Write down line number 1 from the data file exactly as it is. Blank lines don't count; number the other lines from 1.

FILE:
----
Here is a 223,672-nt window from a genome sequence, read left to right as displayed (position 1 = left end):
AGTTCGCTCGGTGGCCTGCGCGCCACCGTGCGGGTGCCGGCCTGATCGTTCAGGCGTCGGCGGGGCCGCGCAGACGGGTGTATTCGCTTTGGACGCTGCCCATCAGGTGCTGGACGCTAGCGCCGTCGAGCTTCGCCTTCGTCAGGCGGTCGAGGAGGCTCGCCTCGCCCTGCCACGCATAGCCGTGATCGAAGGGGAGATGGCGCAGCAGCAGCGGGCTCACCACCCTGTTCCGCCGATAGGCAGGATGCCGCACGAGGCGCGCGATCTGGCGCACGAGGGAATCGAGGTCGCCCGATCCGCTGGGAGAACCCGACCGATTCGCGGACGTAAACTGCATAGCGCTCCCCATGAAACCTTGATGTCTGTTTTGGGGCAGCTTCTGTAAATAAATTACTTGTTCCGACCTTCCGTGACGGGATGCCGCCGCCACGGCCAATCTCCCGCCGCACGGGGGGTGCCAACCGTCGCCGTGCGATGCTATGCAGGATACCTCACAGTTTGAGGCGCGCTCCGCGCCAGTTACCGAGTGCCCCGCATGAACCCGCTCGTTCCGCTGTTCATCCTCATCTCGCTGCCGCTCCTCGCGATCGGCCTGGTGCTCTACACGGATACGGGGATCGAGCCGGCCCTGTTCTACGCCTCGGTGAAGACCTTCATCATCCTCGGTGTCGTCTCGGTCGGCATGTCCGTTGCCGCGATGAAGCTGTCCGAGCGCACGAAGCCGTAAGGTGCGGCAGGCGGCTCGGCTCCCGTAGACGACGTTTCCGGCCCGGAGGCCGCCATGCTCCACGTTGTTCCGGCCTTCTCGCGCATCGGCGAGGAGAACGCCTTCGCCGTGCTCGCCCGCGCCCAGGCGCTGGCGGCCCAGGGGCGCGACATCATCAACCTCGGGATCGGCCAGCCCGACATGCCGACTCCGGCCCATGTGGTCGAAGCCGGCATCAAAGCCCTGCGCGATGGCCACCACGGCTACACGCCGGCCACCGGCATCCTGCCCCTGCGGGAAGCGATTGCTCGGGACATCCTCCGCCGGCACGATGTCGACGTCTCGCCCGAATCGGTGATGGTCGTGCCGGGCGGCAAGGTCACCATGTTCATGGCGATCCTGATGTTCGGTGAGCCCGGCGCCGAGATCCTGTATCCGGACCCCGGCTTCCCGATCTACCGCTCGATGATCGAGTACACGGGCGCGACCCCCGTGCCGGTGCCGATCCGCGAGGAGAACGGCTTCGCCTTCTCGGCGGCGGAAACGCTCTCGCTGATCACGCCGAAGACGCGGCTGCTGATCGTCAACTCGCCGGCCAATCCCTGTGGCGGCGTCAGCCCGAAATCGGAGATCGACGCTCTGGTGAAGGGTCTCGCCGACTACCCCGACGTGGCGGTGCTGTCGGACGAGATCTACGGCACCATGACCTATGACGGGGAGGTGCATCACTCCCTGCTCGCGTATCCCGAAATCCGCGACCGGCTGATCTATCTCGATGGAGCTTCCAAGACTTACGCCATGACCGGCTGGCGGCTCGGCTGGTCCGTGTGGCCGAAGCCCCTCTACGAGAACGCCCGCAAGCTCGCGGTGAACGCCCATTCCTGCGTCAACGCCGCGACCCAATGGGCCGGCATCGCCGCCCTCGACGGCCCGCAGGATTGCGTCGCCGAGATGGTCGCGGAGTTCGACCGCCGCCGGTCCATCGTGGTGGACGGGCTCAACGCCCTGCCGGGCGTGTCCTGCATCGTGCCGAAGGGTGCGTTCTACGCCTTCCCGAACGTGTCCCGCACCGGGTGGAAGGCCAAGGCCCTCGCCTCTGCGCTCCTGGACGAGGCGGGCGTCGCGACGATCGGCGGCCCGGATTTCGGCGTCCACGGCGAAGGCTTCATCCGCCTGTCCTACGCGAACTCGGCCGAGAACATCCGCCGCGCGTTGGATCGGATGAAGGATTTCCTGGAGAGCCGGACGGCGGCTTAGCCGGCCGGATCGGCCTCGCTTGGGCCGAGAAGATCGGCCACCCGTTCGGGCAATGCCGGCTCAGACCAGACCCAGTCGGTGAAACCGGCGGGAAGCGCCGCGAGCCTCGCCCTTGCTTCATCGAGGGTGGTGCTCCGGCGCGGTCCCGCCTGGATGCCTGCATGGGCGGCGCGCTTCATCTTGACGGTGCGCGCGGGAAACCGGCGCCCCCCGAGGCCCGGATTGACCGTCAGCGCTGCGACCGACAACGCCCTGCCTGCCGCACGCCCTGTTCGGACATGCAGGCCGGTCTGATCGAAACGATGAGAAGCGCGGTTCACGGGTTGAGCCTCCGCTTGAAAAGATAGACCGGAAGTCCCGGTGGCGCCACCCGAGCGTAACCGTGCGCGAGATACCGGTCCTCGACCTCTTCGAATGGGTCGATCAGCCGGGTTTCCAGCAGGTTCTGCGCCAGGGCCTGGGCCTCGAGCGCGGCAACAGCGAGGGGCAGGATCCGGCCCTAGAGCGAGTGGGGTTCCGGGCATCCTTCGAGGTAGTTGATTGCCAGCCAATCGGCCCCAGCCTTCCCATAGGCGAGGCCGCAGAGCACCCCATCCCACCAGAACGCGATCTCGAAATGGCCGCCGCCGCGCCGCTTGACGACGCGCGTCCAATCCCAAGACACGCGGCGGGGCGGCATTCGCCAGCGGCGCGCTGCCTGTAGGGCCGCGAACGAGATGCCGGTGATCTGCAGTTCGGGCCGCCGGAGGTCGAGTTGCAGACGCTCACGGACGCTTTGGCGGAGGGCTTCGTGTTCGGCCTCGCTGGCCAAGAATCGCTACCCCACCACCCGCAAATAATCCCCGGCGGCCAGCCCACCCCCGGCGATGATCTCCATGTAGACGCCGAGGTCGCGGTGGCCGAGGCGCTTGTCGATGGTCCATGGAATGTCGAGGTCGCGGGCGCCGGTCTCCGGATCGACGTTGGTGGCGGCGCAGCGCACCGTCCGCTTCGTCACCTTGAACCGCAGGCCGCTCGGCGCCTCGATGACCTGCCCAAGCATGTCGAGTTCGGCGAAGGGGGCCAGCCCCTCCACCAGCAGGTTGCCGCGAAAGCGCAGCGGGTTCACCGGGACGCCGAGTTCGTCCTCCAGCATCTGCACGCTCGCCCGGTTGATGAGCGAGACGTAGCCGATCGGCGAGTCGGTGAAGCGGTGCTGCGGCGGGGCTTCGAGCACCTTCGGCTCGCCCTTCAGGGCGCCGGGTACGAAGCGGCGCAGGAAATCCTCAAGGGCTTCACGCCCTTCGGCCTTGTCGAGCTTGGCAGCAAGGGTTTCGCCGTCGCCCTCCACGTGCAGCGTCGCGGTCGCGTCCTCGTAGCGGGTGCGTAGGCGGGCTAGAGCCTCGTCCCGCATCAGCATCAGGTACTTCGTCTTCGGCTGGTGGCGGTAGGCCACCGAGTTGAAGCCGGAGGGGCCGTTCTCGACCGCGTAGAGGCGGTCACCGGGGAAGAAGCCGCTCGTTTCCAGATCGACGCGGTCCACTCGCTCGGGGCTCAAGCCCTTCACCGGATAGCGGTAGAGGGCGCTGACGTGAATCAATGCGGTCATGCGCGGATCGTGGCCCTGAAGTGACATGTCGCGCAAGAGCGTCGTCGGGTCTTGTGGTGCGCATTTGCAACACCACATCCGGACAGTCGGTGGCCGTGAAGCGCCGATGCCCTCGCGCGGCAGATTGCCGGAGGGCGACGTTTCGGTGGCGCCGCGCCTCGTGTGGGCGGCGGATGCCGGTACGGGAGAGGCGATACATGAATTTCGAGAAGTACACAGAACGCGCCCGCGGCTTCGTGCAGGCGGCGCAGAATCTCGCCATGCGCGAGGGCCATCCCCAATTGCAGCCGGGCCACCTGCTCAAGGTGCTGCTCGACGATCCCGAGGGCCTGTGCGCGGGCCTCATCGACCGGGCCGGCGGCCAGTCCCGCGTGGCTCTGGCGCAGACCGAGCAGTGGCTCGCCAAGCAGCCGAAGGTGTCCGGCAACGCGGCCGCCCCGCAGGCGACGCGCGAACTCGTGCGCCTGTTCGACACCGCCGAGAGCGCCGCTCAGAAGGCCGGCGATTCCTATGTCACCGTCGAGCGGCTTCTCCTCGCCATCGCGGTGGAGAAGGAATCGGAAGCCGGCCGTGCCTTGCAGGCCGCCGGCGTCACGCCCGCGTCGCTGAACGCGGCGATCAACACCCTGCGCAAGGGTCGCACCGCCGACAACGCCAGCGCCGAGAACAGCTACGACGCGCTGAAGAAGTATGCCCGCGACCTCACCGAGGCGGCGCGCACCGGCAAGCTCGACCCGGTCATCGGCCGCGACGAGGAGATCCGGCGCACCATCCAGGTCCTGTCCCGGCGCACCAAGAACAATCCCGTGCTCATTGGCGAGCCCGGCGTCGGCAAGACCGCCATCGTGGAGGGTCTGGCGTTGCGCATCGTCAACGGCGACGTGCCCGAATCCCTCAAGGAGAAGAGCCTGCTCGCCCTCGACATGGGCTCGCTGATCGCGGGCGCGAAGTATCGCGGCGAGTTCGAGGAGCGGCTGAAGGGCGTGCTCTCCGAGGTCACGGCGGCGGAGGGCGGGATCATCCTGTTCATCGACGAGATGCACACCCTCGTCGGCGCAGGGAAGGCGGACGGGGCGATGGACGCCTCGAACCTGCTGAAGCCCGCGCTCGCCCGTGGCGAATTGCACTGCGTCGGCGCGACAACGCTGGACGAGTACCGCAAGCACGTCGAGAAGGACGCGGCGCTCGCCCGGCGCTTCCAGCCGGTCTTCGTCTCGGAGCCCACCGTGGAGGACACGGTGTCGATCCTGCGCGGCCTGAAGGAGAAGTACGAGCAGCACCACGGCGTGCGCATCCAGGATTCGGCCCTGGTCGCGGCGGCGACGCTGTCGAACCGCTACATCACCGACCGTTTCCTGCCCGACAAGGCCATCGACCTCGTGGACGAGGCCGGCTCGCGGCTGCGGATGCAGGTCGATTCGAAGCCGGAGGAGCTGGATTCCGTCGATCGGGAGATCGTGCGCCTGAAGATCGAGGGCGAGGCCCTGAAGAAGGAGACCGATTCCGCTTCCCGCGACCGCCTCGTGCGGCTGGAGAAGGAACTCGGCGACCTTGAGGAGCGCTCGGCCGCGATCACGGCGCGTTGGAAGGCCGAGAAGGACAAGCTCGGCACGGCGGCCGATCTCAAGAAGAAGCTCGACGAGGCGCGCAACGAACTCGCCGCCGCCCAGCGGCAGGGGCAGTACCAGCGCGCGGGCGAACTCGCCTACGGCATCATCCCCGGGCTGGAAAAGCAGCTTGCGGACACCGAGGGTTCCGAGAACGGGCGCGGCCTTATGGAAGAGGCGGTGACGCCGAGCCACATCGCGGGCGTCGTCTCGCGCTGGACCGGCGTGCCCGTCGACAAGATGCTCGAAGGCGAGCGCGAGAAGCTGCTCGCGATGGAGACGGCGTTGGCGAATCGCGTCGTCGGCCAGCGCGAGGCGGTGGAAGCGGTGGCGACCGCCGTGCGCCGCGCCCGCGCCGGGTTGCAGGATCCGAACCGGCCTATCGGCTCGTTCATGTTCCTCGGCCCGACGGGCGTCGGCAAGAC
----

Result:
Here is a 223,672-nt window from a genome sequence, read left to right as displayed (position 1 = left end):